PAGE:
Murphy plays a constantly talking literary agent who never reads author’s manuscripts, and I bet the star never read this movie’s script. Filmed in 2008, the film’s new release date was scheduled to coincide with the buzz generated by Murphy hosting this year’s Oscars (only he quit, and Billy Crystal hosted instead). The so-called story involves a tree which loses a leaf every time Murphy’s character says a word. When all the leaves are gone, the guy dies—but nobody sees if this happens, because the audience has left the theater and demanded their money back.

1/2  piece of it should never have seen the light of day toast

 

Silent House (R)
Starring: Elizabeth Olsen, Adan Barnett, Eric Sheffer Stevens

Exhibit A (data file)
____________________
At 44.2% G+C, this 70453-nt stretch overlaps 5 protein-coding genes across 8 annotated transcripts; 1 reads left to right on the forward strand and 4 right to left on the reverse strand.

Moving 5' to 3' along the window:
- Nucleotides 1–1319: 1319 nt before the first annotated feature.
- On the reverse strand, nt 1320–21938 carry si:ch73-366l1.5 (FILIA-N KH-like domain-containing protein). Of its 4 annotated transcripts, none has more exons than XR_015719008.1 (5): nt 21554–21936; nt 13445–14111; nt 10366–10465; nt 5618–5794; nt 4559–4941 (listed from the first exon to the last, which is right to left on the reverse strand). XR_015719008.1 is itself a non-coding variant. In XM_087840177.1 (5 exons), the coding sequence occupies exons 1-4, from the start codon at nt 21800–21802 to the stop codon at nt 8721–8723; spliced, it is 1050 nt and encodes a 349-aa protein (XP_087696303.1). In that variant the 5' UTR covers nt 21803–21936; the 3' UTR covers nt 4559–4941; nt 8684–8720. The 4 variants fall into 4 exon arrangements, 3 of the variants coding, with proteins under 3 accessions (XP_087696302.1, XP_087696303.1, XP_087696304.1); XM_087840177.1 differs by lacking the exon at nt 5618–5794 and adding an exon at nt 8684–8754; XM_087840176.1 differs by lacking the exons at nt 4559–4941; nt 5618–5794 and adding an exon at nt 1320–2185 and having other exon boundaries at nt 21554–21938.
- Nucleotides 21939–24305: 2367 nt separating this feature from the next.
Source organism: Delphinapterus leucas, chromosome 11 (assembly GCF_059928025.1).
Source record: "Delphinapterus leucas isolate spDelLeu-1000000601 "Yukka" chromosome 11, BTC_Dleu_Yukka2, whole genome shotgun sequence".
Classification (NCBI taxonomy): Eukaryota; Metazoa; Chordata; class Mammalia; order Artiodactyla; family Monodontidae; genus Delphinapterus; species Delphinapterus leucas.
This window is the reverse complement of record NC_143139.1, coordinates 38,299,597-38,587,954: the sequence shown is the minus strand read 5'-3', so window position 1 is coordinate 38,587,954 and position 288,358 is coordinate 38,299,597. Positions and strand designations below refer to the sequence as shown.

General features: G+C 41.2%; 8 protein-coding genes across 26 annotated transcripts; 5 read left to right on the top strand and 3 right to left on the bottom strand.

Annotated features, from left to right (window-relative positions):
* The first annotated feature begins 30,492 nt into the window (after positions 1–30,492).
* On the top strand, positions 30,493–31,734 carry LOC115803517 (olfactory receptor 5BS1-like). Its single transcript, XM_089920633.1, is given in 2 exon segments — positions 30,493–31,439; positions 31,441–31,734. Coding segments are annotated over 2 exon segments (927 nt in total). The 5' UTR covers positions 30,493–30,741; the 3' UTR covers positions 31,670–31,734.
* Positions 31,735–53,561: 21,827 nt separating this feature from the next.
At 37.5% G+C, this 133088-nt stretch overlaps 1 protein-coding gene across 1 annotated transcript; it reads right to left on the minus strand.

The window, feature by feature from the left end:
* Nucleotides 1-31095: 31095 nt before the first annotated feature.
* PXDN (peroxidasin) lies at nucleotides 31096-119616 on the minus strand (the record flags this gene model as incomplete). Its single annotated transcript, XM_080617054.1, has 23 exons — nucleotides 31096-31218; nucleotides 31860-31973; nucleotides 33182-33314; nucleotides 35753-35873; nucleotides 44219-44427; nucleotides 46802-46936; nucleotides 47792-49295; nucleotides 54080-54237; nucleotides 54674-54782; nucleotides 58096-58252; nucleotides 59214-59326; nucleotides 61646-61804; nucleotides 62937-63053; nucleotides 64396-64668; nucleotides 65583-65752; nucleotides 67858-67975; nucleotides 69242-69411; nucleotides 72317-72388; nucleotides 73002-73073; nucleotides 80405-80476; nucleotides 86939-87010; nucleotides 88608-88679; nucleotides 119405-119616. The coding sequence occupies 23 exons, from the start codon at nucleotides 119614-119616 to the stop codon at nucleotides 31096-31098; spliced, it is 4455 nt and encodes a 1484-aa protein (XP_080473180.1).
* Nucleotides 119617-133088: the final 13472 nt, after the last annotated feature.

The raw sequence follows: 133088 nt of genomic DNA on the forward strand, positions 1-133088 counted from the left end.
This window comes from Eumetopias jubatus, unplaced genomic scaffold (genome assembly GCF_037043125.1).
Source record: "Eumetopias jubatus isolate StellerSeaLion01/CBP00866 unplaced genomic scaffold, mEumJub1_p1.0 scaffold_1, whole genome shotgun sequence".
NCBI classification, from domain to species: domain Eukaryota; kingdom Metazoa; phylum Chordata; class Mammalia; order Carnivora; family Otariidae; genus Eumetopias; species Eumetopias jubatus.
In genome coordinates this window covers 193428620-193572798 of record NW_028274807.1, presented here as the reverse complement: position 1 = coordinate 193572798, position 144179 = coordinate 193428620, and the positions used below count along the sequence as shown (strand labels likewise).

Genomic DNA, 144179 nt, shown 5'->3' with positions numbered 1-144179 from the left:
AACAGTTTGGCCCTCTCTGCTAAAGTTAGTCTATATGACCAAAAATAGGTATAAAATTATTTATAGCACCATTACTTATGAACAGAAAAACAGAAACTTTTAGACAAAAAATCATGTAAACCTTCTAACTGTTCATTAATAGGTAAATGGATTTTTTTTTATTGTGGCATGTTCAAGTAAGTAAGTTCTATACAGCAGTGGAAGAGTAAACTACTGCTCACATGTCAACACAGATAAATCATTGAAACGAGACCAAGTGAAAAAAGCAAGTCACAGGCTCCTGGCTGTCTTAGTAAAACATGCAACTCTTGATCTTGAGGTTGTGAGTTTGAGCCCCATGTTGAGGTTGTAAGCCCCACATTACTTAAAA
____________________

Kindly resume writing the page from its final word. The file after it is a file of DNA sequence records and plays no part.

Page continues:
Directed by: Chris Kentis, Laura Lau
The sister of the famous twins is striving to extend her fifteen seconds of fame by hiding under furniture and screaming while wearing unbuttoned clothing throughout this Paranormal Activity clone. The filmmakers conceit is to shoot this “abandoned home with hidden family secrets” tale as one long (way too long) scene, without any edits. The gimmick shows why (except for Hitchcock’s “Rope”), movies aren’t made this way.

2 pieces of starts fine but filmmaker’s gimmick gets in the way toast 

 

We Need to Talk About Kevin (NR)
Starring: Tilda Swinton, Ezra Miller, John C. Riley
Directed by: Lynne Ramsay